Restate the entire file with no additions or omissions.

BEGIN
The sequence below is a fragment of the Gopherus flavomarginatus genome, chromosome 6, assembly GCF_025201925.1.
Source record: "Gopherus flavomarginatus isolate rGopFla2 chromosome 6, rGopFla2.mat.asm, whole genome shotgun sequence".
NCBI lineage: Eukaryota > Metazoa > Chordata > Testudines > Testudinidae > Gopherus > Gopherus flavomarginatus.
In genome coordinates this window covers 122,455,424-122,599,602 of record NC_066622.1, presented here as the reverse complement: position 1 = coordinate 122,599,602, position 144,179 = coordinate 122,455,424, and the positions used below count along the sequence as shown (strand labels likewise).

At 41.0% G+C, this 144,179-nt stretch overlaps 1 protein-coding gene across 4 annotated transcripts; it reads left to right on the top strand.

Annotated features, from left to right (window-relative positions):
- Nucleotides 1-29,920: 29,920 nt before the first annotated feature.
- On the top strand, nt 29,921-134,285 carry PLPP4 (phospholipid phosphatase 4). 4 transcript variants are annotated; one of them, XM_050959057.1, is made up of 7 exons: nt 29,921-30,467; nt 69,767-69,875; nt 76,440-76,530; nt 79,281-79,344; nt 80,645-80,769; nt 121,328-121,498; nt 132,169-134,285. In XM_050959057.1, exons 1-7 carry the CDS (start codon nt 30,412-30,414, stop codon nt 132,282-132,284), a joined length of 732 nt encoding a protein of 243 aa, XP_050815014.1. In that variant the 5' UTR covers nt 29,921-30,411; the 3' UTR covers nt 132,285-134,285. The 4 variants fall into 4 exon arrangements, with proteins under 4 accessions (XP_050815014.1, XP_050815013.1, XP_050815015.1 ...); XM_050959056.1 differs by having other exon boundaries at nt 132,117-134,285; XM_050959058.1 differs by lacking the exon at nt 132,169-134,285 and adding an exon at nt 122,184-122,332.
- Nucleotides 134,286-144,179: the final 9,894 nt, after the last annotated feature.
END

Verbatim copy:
The sequence below is a fragment of the Gopherus flavomarginatus genome, chromosome 6, assembly GCF_025201925.1.
Source record: "Gopherus flavomarginatus isolate rGopFla2 chromosome 6, rGopFla2.mat.asm, whole genome shotgun sequence".
NCBI lineage: Eukaryota > Metazoa > Chordata > Testudines > Testudinidae > Gopherus > Gopherus flavomarginatus.
In genome coordinates this window covers 122,455,424-122,599,602 of record NC_066622.1, presented here as the reverse complement: position 1 = coordinate 122,599,602, position 144,179 = coordinate 122,455,424, and the positions used below count along the sequence as shown (strand labels likewise).

At 41.0% G+C, this 144,179-nt stretch overlaps 1 protein-coding gene across 4 annotated transcripts; it reads left to right on the top strand.

Annotated features, from left to right (window-relative positions):
- Nucleotides 1-29,920: 29,920 nt before the first annotated feature.
- On the top strand, nt 29,921-134,285 carry PLPP4 (phospholipid phosphatase 4). 4 transcript variants are annotated; one of them, XM_050959057.1, is made up of 7 exons: nt 29,921-30,467; nt 69,767-69,875; nt 76,440-76,530; nt 79,281-79,344; nt 80,645-80,769; nt 121,328-121,498; nt 132,169-134,285. In XM_050959057.1, exons 1-7 carry the CDS (start codon nt 30,412-30,414, stop codon nt 132,282-132,284), a joined length of 732 nt encoding a protein of 243 aa, XP_050815014.1. In that variant the 5' UTR covers nt 29,921-30,411; the 3' UTR covers nt 132,285-134,285. The 4 variants fall into 4 exon arrangements, with proteins under 4 accessions (XP_050815014.1, XP_050815013.1, XP_050815015.1 ...); XM_050959056.1 differs by having other exon boundaries at nt 132,117-134,285; XM_050959058.1 differs by lacking the exon at nt 132,169-134,285 and adding an exon at nt 122,184-122,332.
- Nucleotides 134,286-144,179: the final 9,894 nt, after the last annotated feature.